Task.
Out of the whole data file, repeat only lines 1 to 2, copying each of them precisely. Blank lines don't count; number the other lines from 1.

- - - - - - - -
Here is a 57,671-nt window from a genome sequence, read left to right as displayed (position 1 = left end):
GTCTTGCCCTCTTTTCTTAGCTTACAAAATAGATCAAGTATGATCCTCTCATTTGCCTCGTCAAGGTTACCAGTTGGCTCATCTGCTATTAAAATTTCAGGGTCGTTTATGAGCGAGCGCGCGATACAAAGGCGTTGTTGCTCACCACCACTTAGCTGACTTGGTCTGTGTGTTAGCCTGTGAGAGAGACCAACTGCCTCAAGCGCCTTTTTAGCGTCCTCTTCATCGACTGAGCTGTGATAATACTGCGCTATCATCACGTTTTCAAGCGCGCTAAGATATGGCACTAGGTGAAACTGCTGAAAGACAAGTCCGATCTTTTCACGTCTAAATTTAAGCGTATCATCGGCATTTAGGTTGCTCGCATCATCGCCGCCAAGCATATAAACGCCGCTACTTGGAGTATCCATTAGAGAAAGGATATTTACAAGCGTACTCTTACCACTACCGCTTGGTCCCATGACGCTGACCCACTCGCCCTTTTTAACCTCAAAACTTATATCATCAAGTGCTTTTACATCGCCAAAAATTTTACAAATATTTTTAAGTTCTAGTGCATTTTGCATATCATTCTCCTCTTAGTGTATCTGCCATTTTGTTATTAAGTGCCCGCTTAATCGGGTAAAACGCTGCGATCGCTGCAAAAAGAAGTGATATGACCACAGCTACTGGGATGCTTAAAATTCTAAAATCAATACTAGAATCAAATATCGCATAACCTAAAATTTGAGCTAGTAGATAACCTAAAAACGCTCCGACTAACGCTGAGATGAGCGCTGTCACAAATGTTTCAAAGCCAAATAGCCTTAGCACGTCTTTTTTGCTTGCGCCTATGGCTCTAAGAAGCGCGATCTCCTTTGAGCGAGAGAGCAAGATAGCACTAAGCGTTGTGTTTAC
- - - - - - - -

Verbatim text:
Here is a 57,671-nt window from a genome sequence, read left to right as displayed (position 1 = left end):
GTCTTGCCCTCTTTTCTTAGCTTACAAAATAGATCAAGTATGATCCTCTCATTTGCCTCGTCAAGGTTACCAGTTGGCTCATCTGCTATTAAAATTTCAGGGTCGTTTATGAGCGAGCGCGCGATACAAAGGCGTTGTTGCTCACCACCACTTAGCTGACTTGGTCTGTGTGTTAGCCTGTGAGAGAGACCAACTGCCTCAAGCGCCTTTTTAGCGTCCTCTTCATCGACTGAGCTGTGATAATACTGCGCTATCATCACGTTTTCAAGCGCGCTAAGATATGGCACTAGGTGAAACTGCTGAAAGACAAGTCCGATCTTTTCACGTCTAAATTTAAGCGTATCATCGGCATTTAGGTTGCTCGCATCATCGCCGCCAAGCATATAAACGCCGCTACTTGGAGTATCCATTAGAGAAAGGATATTTACAAGCGTACTCTTACCACTACCGCTTGGTCCCATGACGCTGACCCACTCGCCCTTTTTAACCTCAAAACTTATATCATCAAGTGCTTTTACATCGCCAAAAATTTTACAAATATTTTTAAGTTCTAGTGCATTTTGCATATCATTCTCCTCTTAGTGTATCTGCCATTTTGTTATTAAGTGCCCGCTTAATCGGGTAAAACGCTGCGATCGCTGCAAAAAGAAGTGATATGACCACAGCTACTGGGATGCTTAAAATTCTAAAATCAATACTAGAATCAAATATCGCATAACCTAAAATTTGAGCTAGTAGATAACCTAAAAACGCTCCGACTAACGCTGAGATGAGCGCTGTCACAAATGTTTCAAAGCCAAATAGCCTTAGCACGTCTTTTTTGCTTGCGCCTATGGCTCTAAGAAGCGCGATCTCCTTTGAGCGAGAGAGCAAGATAGCACTAAGCGTTGTGTTTAC